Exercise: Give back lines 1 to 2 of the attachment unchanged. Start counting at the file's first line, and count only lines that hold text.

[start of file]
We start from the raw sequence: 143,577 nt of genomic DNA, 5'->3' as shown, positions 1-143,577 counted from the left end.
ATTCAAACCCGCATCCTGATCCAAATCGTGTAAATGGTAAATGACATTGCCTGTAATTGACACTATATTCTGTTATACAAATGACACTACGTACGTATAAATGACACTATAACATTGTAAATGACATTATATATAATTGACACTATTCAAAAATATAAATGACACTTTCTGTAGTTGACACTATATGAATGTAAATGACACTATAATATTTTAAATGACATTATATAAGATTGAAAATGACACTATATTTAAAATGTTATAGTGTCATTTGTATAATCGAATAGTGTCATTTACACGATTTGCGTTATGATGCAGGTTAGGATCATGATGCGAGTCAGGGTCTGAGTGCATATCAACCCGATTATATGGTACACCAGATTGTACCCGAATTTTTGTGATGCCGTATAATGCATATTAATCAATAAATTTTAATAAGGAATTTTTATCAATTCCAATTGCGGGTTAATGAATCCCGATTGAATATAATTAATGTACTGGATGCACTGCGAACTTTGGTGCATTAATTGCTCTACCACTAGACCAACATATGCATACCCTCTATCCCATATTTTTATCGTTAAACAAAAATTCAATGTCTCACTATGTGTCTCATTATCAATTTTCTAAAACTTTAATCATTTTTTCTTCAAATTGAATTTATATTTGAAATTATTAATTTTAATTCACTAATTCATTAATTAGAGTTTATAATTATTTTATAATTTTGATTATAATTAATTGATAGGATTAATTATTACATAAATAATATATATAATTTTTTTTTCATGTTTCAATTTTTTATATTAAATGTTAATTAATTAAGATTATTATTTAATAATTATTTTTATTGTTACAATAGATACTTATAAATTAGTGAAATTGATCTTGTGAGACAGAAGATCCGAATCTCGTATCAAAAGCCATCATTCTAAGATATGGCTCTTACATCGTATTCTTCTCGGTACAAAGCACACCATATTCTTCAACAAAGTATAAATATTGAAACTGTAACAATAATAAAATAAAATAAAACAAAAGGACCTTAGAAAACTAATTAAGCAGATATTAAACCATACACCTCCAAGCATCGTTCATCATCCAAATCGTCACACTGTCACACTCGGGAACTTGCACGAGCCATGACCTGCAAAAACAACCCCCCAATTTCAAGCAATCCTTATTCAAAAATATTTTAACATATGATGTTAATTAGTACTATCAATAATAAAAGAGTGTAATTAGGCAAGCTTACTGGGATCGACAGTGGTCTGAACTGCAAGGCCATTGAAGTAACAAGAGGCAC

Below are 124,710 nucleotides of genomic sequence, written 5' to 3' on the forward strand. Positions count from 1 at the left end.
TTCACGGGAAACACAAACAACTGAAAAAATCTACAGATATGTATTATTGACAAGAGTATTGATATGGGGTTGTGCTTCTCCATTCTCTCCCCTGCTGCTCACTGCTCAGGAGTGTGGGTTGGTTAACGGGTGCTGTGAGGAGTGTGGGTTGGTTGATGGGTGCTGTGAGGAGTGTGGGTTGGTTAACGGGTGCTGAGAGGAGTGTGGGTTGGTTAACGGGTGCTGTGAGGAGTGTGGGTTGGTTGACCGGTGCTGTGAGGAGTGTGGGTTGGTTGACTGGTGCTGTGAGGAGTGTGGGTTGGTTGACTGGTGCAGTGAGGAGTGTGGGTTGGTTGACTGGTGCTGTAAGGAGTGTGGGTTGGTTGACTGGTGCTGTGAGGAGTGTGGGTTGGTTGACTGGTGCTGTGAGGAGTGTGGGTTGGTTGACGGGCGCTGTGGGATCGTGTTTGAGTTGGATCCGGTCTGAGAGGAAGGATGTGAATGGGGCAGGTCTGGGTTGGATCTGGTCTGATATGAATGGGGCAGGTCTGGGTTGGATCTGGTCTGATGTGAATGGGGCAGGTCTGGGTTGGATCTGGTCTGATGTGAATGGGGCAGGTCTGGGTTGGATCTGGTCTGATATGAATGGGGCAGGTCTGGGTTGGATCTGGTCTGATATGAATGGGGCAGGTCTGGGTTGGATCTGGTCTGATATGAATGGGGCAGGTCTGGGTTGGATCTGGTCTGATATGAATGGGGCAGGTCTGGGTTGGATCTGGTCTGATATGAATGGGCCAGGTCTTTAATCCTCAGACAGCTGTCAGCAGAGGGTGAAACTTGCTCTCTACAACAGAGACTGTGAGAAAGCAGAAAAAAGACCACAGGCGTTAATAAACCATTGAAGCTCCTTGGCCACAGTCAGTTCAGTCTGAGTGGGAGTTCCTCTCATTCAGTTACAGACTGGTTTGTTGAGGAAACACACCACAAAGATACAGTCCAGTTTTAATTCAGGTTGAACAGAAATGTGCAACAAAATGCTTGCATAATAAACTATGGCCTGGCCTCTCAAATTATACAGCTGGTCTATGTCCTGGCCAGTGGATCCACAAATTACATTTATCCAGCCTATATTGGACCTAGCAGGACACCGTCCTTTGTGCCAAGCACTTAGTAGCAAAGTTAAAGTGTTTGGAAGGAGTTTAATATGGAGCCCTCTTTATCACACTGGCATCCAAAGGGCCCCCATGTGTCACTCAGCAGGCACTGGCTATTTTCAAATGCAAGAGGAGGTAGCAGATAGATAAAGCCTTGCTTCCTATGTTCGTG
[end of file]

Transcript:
We start from the raw sequence: 143,577 nt of genomic DNA, 5'->3' as shown, positions 1-143,577 counted from the left end.
ATTCAAACCCGCATCCTGATCCAAATCGTGTAAATGGTAAATGACATTGCCTGTAATTGACACTATATTCTGTTATACAAATGACACTACGTACGTATAAATGACACTATAACATTGTAAATGACATTATATATAATTGACACTATTCAAAAATATAAATGACACTTTCTGTAGTTGACACTATATGAATGTAAATGACACTATAATATTTTAAATGACATTATATAAGATTGAAAATGACACTATATTTAAAATGTTATAGTGTCATTTGTATAATCGAATAGTGTCATTTACACGATTTGCGTTATGATGCAGGTTAGGATCATGATGCGAGTCAGGGTCTGAGTGCATATCAACCCGATTATATGGTACACCAGATTGTACCCGAATTTTTGTGATGCCGTATAATGCATATTAATCAATAAATTTTAATAAGGAATTTTTATCAATTCCAATTGCGGGTTAATGAATCCCGATTGAATATAATTAATGTACTGGATGCACTGCGAACTTTGGTGCATTAATTGCTCTACCACTAGACCAACATATGCATACCCTCTATCCCATATTTTTATCGTTAAACAAAAATTCAATGTCTCACTATGTGTCTCATTATCAATTTTCTAAAACTTTAATCATTTTTTCTTCAAATTGAATTTATATTTGAAATTATTAATTTTAATTCACTAATTCATTAATTAGAGTTTATAATTATTTTATAATTTTGATTATAATTAATTGATAGGATTAATTATTACATAAATAATATATATAATTTTTTTTTCATGTTTCAATTTTTTATATTAAATGTTAATTAATTAAGATTATTATTTAATAATTATTTTTATTGTTACAATAGATACTTATAAATTAGTGAAATTGATCTTGTGAGACAGAAGATCCGAATCTCGTATCAAAAGCCATCATTCTAAGATATGGCTCTTACATCGTATTCTTCTCGGTACAAAGCACACCATATTCTTCAACAAAGTATAAATATTGAAACTGTAACAATAATAAAATAAAATAAAACAAAAGGACCTTAGAAAACTAATTAAGCAGATATTAAACCATACACCTCCAAGCATCGTTCATCATCCAAATCGTCACACTGTCACACTCGGGAACTTGCACGAGCCATGACCTGCAAAAACAACCCCCCAATTTCAAGCAATCCTTATTCAAAAATATTTTAACATATGATGTTAATTAGTACTATCAATAATAAAAGAGTGTAATTAGGCAAGCTTACTGGGATCGACAGTGGTCTGAACTGCAAGGCCATTGAAGTAACAAGAGGCAC